For years, security leaders have debated the advantages of building in-house security operations centers or outsourcing the SOC function to a third party. Both options have their pros and cons. The best choice for each organization depends on a few factors: the type of threats it encounters, the resources it has at its disposal, the complexity and breadth of their attack surface, and the commitment it wants to make to advanced threat hunting.
The popularity of each option has shifted back and forth over the years. In the 1990s and early 2000s, many businesses outsourced most IT functions, including security. But as cyber threats grew more frequent and expensive, most organizations pulled security functions in-house and built comprehensive SOCs to monitor for breaches and sniff out weaknesses in security coverage.
The pandemic pushed organizations to outsource IT tasks, including security, to third parties. But now the trend is swinging back the other way, according to a recent survey conducted by SANS Institute and sponsored by Devo. The survey noted that only 22% of organizations outsource some or all threat hunting activity – a critical SOC component – down from 37% in 2021.
Pros and cons of outsourcing SOCs
The biggest argument for outsourcing SOCs is that it rids an organization of the burden of setting up and maintaining an operations staff. Smaller organizations often don’t have the resources to build a SOC from the ground up. Bringing on a third party to monitor for threats 24/7 and at least assist with the complicated task of threat hunting allows internal staff to concentrate on core projects.
The biggest benefit of keeping SOC operations in-house is that internal staff members tend to be more effective in the threat hunting function. They usually know the IT and business operations better, giving them an edge in tracking down threat actors that may be intentionally staying very quiet and producing very little alerting inside an environment. Internal SOCs can be custom designed to suit an organization’s needs. They also offer greater transparency and accountability.
How satisfied are organizations with outsourced SOCs?
Just about two-thirds of the organizations that get third-party help on threat hunting are satisfied with the results, according to the SANS survey. This is a positive sign. But the numbers likely would be higher if organizations in the neutral level of satisfaction and dissatisfied categories invested further in internal tooling and knowledge for their threat hunting teams.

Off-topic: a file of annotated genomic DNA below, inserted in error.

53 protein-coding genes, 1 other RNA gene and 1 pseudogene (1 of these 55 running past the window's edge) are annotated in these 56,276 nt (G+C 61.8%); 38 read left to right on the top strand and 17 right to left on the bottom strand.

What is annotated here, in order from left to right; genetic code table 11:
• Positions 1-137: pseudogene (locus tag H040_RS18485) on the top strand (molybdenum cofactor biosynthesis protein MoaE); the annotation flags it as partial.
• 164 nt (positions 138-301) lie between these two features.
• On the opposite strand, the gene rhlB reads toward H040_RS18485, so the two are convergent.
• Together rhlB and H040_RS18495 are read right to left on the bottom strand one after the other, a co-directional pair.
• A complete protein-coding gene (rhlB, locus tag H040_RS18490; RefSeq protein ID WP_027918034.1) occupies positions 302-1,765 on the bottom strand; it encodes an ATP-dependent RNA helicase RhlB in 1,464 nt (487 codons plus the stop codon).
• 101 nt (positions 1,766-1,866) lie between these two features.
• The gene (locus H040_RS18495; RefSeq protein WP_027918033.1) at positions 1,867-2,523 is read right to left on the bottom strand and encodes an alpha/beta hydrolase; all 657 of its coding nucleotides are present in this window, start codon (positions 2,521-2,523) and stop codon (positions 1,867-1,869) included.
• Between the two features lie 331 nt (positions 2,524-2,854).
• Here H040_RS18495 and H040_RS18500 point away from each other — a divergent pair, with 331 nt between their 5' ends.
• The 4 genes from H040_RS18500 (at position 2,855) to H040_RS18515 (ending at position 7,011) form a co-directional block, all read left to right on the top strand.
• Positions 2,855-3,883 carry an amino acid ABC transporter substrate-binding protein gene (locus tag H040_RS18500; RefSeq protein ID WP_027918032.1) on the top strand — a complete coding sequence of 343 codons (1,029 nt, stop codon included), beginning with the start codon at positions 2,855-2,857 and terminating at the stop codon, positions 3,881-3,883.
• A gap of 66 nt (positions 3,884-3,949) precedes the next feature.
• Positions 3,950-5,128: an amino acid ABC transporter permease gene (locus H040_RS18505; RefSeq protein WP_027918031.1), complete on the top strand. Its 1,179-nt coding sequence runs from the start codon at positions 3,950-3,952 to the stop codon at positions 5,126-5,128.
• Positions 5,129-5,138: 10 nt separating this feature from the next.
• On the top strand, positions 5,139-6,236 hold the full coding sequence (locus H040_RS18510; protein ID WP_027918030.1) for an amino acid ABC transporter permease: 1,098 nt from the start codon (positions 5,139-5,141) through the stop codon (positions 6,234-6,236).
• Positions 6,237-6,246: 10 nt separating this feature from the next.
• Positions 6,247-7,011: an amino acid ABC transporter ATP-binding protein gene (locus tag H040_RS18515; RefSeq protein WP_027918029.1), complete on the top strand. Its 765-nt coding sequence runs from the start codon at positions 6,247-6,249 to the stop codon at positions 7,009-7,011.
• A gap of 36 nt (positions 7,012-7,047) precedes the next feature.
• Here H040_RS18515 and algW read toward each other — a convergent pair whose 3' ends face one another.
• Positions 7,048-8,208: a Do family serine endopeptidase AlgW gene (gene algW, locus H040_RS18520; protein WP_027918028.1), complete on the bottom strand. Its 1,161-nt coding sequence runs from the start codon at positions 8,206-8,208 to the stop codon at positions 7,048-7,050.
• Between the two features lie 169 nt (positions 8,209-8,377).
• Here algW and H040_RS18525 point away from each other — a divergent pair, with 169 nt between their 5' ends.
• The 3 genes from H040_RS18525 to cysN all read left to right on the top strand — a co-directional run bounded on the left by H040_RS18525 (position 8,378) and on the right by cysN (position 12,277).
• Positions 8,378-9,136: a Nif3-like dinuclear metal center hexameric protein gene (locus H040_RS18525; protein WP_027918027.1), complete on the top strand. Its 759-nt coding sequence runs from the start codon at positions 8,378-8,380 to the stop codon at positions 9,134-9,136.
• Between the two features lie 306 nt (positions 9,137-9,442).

As organizations mature their cybersecurity postures, they tend to see less benefit from outsourcing threat hunting entirely and better outcomes when they tap the knowledge of their internal team members to perform threat hunting.
Effective threat hunting is an essential component of a successful SOC. Used to augment a SOC’s automated cyber defense solutions, the practice helps organizations identify any gaps that an organization may have in their threat detection capabilities. It also ferrets out undetected threats and compromised systems.
Organizations looking to develop internal SOCs need skilled staffers to carry out their hunts. For many, this is a high hurdle. Hiring has become significantly tougher since 2021 when only 51% of organizations described skilled staff as a challenge. Today, that number is up to 73%. Several factors could be affecting this such as challenges associated with finding already skilled staff, lack of funding for training, or even finding skilled staff with outsourced providers.
Organizations also need to measure the effectiveness of their threat hunting initiatives. In the past two years alone, the percentage of firms formally measuring the success of threat hunting has dropped from 60% to 34%. Even those who do measure tend to do it manually, significantly impairing their ability to record, share or collate findings from a hunt. How can you improve what you don’t measure?
With security threats increasing, organizations must build their SOC capabilities to arm themselves for the battle ahead. Some will bring in third parties while others will staff their own SOCs. While either option gets the job done, those who have the resources to do so can exercise more control and develop a more robust practice by building from scratch. Read through the survey data by downloading the full SANS Threat Hunting guide.